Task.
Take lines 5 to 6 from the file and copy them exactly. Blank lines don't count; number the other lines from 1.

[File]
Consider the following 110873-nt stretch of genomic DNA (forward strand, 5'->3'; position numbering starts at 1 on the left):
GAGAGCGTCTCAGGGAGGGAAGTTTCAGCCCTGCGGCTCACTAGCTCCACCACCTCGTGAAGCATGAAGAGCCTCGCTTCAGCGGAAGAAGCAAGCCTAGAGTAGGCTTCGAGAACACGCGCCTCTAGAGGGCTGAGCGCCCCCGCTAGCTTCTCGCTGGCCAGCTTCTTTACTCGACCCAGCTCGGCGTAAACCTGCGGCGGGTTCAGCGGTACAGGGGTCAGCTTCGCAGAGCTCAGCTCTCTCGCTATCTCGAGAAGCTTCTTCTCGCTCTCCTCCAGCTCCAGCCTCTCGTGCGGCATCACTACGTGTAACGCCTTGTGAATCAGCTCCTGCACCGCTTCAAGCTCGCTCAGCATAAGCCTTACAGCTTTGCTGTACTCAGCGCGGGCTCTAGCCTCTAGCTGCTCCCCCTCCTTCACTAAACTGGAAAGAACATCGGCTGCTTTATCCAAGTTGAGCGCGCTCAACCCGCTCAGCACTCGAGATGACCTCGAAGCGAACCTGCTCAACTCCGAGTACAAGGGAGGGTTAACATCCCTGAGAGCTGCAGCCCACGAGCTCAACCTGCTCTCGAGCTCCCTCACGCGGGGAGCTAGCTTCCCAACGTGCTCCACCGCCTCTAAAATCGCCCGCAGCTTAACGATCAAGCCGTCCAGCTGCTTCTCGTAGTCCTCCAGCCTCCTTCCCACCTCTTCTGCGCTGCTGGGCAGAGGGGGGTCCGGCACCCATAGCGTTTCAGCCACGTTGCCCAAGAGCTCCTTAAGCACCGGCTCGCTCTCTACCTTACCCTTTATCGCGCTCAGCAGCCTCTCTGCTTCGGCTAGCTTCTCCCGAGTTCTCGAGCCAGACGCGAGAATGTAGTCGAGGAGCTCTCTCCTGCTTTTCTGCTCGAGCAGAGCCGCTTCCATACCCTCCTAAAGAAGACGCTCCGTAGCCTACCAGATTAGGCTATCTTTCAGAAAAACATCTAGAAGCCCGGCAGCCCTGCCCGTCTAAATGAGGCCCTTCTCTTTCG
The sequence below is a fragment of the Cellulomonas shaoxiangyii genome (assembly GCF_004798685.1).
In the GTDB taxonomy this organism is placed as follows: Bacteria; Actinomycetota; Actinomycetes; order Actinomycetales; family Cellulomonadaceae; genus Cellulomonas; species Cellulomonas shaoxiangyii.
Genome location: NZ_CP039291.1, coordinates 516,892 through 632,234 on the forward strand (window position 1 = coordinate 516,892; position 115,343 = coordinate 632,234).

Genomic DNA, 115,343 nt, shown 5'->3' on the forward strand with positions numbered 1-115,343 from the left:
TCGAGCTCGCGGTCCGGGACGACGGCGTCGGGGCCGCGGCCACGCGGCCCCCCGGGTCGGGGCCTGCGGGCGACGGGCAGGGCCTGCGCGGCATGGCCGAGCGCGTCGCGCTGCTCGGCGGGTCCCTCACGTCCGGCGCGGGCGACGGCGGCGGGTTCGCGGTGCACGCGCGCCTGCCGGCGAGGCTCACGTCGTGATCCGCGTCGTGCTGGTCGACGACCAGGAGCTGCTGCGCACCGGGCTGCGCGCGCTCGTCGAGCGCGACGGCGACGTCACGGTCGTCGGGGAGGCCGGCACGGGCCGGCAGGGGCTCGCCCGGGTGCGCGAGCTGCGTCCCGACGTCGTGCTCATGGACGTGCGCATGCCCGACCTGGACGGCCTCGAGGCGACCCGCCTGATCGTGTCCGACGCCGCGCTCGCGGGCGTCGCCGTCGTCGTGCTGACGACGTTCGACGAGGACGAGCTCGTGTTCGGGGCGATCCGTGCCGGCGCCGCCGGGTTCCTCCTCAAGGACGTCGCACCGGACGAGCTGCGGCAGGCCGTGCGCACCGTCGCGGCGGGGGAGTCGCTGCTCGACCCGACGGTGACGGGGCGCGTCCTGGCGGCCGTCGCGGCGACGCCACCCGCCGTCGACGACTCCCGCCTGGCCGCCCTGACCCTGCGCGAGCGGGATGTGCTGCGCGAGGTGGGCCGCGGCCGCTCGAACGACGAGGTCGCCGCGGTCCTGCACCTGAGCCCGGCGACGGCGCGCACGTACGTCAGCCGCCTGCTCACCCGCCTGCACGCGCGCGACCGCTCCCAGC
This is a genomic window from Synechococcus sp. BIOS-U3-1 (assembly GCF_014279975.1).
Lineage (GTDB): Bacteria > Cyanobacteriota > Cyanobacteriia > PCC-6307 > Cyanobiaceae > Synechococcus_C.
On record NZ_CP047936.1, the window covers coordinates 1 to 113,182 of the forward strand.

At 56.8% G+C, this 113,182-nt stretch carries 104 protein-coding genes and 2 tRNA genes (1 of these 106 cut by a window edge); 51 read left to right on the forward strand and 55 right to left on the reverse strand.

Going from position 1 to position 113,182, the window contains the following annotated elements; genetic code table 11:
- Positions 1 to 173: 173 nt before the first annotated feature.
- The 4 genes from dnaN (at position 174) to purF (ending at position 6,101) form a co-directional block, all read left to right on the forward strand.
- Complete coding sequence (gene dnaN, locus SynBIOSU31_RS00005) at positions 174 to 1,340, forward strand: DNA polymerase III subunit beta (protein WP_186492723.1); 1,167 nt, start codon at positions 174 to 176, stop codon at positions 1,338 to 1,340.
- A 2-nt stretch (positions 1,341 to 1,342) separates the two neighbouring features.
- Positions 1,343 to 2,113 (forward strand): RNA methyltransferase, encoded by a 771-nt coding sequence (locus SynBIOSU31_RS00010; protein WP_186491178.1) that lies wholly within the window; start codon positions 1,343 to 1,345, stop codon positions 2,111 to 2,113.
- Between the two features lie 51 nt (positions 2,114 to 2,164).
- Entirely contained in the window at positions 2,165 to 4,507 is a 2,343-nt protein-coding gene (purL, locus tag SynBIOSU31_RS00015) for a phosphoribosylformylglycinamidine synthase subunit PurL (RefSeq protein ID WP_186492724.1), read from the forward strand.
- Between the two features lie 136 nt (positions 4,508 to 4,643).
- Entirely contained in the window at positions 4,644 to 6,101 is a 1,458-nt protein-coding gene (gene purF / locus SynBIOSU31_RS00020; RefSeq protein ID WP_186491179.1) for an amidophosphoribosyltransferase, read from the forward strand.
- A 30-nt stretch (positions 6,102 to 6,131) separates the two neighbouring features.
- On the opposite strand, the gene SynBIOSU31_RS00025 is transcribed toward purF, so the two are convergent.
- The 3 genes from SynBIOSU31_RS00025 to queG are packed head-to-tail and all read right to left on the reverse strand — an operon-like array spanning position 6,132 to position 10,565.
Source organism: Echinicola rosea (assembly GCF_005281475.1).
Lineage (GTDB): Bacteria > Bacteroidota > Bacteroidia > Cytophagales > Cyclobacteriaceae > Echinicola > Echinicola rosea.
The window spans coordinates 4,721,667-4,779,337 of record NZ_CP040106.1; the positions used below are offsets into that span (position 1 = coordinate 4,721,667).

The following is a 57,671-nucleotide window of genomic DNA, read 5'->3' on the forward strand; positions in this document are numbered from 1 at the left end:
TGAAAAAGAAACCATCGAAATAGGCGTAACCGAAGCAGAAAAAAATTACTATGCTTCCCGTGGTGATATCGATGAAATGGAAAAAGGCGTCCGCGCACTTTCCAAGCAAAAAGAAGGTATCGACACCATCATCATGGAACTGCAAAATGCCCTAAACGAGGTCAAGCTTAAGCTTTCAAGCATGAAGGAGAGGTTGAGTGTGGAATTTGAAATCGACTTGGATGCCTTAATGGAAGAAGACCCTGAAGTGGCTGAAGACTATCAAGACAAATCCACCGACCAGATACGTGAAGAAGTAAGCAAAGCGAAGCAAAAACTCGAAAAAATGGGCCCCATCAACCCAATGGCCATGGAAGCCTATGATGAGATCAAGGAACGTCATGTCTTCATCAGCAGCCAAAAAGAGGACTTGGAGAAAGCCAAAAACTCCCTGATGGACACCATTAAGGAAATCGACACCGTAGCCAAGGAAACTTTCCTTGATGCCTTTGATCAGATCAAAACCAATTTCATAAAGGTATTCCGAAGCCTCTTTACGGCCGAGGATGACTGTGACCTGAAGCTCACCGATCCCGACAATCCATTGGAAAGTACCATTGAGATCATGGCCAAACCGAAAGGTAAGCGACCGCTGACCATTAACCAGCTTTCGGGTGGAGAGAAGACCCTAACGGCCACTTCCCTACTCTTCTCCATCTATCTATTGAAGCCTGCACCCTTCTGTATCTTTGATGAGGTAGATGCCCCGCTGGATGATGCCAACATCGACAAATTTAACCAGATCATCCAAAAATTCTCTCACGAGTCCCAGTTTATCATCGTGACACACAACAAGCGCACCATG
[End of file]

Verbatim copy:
Genome location: NZ_CP039291.1, coordinates 516,892 through 632,234 on the forward strand (window position 1 = coordinate 516,892; position 115,343 = coordinate 632,234).

Genomic DNA, 115,343 nt, shown 5'->3' on the forward strand with positions numbered 1-115,343 from the left: